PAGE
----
That I own a large number of old computers goes without saying. Perhaps I'm making up for the 1980's, when I was a serious but underprivileged nerd who lacked the funds to buy a computer (though, to be fair, I did have a really cranking Texas Instruments TI-99 4/A for a goodly chunk of it). During the late 1990's, I satiated that need but went perhaps a bit overboard, and rid myself of them. Now, my obsession is with portable computers.
My first portable machine of note was a Bondwell B-200 laptop. I purchased that in late 1996, and it served me as well as any dual floppy MS-DOS based machine could (I actually used IBM PC-DOS version 5). The machine I followed that with, though, was truly impressive, and I still own it.
A Tandy Model 102.
Just do a quick search on the Internet for Tandy Model 100 (the original design). This machine is legendary. Back when I did a little work as a space writer, I'd see rows of these things at the press site during shuttle launches. When I began my job at AT&T, a number of techs used them as well, and that was my first real introduction to them.
I bought mine for the princely sum of $15 in July of 1997, when it was 9 years old. In its basic form, it is almost useless; you can write on it all day long, but without a way to print or transfer documents, you're pretty well stuck. So, I built a transfer cable and used my Bondwell as its hub. In time, the Bondwell was simply ignored, being used less and less (finally lost it in 2000) while the Tandy took up more and more writing chores. When I officially completed my transition to Macintosh in 2000, it simply took an old Imagewriter II cable to allow the Tandy to transfer. It was a beautiful thing.
But this little essay is about two Tandys and the dangers in not thinking things through.
I have another Tandy laptop, a 1100 FD. And it's dead.
Now here's an example of good idea, bad implementation. When it was released in 1992, it was, for all intents and purposes, obsolete. But it was, in many ways, similar to the Macintosh PowerBook 100, the first real Apple laptop (not counting the Portable). Both use a fairly basic processor; the Tandy 1100 FD uses an NEC V20 (a better derivative of the Intel 8088) moving at 10 mHz. while the PowerBook 100 uses a Motorola 68HC000 (a lower power version of the venerable 68000 CPU). Both were designed to be entry level.
But Tandy dropped the ball this time. While it is in many ways comparable to the PowerBook 100, it is far behind it. First, it more closely resembles a PC laptop from the late 1980's than a laptop from the 1990's. The lack of backlit LCD is a sore point, the processor used another (286 laptops were common by this point and the first 386 equipped ones were appearing). The ROM based MS-DOS is nice, as is that most basic of GUIs, Tandy's DeskMate, but lacked an internal harddrive (though they did appear later). The floppy drive (something which was not internal to the PowerBook 100) was only a 720kb. There are other problems as well (it feels a little flimsy, to be honest).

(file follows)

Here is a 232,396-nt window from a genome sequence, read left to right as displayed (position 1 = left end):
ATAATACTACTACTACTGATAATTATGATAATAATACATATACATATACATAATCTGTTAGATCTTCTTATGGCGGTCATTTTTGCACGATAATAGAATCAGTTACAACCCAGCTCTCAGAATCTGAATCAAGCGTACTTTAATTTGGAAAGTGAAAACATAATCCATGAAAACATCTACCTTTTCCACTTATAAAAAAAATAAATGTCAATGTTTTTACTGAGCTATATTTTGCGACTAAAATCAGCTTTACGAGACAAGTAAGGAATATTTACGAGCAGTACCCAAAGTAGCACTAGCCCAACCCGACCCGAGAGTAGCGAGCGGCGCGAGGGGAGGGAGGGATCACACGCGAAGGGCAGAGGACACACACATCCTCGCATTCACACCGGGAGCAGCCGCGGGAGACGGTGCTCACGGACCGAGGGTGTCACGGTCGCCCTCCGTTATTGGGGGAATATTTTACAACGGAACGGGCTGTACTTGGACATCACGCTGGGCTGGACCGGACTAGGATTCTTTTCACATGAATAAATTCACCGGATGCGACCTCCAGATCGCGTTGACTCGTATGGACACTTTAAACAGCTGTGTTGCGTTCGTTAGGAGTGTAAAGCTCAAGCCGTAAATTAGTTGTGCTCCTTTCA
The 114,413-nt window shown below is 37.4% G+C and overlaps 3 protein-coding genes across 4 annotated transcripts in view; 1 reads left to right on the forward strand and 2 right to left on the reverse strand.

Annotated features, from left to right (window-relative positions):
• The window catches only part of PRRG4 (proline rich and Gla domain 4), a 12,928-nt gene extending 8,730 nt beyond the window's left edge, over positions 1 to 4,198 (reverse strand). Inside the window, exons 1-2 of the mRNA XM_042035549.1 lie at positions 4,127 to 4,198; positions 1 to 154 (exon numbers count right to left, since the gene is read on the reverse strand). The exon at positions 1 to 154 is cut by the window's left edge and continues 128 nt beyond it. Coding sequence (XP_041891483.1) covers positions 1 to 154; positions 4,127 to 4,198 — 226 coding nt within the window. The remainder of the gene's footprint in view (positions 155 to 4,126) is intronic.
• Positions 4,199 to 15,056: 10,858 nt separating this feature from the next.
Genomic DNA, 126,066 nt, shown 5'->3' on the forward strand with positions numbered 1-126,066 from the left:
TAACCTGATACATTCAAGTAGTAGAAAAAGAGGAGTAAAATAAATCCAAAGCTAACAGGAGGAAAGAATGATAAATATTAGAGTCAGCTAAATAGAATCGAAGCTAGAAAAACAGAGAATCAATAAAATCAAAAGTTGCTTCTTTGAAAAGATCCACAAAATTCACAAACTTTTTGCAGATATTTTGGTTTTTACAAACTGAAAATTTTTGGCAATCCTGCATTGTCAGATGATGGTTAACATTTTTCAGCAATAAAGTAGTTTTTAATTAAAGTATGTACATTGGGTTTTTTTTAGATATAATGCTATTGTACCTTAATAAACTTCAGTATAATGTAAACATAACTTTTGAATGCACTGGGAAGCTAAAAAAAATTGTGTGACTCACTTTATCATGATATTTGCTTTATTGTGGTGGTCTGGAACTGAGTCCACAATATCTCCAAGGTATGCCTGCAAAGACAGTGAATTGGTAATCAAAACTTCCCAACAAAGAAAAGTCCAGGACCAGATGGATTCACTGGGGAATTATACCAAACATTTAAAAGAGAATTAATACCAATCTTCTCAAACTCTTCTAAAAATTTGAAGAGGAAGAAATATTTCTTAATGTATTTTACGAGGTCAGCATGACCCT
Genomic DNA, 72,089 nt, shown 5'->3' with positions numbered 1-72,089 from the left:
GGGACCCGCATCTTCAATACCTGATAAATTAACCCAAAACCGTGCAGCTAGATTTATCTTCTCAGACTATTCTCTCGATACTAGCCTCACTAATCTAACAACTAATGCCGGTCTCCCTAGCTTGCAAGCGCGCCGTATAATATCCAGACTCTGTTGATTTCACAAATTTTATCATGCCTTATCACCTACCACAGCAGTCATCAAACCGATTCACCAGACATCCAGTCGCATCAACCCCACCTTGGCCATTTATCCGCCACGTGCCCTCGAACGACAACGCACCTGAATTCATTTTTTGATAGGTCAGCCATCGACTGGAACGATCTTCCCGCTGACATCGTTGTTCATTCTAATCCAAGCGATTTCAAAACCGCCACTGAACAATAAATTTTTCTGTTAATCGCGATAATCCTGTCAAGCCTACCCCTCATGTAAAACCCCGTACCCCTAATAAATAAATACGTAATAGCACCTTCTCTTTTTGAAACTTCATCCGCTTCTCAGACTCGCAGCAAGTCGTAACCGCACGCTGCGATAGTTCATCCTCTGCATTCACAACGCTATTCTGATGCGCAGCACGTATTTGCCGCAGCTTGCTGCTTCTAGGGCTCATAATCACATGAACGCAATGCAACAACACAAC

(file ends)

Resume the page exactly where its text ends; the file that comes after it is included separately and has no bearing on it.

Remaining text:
But this was the line that was supposed to take over the Model 100/102 market. And it didn't last as long.
From a user standpoint, I believe that one of the reasons the Model 100/102 remained so popular had to do with the battery. The Model 100/102 uses regular old AA batteries. No need to carry around a recharger; simply run to your nearest store and grab another pack. And it runs forever on those 4 AA batteries. Okay, not quite forever, but you can easily get 24 hours straight. The Tandy 1100 barely managed two hours, and used a lead acid battery, requiring a recharger.
Did I mention that the Tandy 1100 seemed flimsy? It looks nice-ish, but... seems... well... not as well thought out as the Model 100/102. This probably has to do with the fact that this little computer is actually a Kyocera. They introduced the line in 1983, but for some reason didn't sell that well, so Tandy purchased and rebadged them. I can tell you that I've dropped, poured milk on and have many times simply punished that little laptop, and yet after a little cleanup, it continues to run. On the other hand, the Tandy 1100 FD is dead; at some point, a liquid was introduced to the keyboard and it failed. The belt driven floppy drive is also dead (the rubber band/belt broke).
Not that I wouldn't mine if the old Tandy 1100 FD ran; it'd be nice to have an XT class machine running in the Little household. But it is not to be.
But at least my Model 102 (named "Tandy"... duh...) still runs and gets used from time to time. How many laptops that are more than ten years get used these days, let alone one that is twenty?